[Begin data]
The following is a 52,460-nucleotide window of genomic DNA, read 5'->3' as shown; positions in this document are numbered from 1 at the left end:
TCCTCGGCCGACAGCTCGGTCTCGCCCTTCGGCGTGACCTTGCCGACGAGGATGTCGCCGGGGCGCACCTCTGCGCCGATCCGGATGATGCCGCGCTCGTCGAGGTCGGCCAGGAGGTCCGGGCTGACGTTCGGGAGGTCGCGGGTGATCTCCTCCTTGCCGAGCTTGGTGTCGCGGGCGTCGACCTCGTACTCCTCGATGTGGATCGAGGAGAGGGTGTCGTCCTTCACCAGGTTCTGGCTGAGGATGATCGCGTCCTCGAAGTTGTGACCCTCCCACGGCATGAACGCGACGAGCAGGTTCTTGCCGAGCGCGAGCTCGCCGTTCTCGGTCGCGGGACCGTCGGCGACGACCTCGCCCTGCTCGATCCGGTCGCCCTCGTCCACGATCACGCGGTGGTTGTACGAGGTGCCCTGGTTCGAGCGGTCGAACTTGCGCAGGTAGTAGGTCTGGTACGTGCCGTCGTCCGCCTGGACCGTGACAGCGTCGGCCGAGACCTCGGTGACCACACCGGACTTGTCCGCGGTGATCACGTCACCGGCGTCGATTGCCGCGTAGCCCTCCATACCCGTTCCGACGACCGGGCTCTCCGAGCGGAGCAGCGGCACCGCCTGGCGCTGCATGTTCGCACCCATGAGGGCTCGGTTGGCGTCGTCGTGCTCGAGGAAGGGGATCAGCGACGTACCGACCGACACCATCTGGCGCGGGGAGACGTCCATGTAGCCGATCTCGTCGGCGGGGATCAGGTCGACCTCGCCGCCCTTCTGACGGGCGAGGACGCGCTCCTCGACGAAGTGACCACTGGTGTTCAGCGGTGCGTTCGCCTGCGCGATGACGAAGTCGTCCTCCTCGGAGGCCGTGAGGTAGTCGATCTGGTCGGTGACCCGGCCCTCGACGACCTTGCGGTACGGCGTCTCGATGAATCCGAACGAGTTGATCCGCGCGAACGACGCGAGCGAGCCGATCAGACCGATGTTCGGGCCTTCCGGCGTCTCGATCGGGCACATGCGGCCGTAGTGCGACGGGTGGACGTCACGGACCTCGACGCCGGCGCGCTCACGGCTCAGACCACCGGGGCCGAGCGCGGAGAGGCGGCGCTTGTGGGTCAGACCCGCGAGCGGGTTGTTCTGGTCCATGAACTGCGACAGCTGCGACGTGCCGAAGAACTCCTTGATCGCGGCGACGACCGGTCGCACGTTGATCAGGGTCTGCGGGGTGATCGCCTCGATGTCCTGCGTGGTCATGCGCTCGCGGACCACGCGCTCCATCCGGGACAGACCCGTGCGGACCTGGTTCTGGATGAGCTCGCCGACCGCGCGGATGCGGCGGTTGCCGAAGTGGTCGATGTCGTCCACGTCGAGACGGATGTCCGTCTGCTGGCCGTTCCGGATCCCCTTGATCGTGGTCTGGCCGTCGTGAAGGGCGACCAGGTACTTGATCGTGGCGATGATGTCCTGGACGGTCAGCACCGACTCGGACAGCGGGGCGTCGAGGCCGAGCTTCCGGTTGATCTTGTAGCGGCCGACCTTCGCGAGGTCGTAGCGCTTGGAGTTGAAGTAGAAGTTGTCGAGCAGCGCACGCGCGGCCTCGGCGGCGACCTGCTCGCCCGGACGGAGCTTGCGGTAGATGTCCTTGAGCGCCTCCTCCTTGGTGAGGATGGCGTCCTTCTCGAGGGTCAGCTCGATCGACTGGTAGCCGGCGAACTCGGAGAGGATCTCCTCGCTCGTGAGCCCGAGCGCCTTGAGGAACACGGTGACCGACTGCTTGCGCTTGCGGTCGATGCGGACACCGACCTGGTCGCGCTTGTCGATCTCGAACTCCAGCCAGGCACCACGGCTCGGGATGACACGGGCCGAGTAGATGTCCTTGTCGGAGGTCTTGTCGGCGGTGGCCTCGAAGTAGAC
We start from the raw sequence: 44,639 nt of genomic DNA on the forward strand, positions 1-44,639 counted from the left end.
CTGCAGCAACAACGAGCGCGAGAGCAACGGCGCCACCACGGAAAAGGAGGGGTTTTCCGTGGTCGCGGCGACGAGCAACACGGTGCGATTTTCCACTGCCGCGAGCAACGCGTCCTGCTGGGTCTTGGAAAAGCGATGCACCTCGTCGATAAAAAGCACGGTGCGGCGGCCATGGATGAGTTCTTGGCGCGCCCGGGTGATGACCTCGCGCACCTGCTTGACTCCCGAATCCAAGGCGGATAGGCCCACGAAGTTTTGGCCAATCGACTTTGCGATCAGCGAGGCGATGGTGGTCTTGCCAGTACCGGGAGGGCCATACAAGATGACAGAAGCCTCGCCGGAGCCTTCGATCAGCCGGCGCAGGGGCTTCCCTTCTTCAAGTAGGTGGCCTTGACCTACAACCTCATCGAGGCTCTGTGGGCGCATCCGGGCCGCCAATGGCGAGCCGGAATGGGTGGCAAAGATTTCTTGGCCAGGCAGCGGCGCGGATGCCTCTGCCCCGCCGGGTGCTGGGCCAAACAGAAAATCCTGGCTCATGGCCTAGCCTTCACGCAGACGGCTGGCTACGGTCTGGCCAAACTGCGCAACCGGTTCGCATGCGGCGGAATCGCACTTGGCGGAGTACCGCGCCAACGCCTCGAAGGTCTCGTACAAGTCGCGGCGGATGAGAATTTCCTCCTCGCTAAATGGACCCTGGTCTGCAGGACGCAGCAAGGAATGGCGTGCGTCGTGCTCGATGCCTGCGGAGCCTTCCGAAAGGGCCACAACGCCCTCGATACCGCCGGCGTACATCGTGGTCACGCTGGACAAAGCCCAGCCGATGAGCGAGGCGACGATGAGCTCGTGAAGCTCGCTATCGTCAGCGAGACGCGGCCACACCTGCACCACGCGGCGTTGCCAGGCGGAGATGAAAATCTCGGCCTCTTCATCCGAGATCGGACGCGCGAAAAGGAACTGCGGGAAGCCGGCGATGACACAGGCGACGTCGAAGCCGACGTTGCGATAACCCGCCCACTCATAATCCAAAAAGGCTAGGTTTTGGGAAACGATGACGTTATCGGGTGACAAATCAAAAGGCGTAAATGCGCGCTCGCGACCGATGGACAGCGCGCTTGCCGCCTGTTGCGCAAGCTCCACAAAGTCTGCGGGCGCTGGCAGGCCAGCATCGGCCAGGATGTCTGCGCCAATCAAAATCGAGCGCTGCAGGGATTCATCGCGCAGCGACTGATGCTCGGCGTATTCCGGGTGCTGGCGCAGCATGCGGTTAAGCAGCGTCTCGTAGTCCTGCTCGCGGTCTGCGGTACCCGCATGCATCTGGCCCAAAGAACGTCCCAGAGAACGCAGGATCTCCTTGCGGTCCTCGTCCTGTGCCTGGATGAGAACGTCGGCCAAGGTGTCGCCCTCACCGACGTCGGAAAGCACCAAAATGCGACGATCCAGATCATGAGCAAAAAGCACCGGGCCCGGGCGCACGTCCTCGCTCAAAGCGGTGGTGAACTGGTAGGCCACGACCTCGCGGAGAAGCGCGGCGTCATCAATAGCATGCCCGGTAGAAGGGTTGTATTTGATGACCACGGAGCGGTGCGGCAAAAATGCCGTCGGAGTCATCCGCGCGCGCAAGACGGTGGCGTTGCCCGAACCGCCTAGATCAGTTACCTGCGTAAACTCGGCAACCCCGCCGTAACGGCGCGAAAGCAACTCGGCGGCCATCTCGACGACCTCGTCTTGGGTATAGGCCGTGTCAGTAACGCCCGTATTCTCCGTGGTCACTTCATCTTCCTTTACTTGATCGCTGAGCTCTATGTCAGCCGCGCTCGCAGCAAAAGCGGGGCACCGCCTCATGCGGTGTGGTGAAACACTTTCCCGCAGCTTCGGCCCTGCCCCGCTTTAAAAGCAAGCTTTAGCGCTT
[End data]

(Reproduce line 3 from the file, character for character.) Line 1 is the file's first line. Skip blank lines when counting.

We start from the raw sequence: 44,639 nt of genomic DNA on the forward strand, positions 1-44,639 counted from the left end.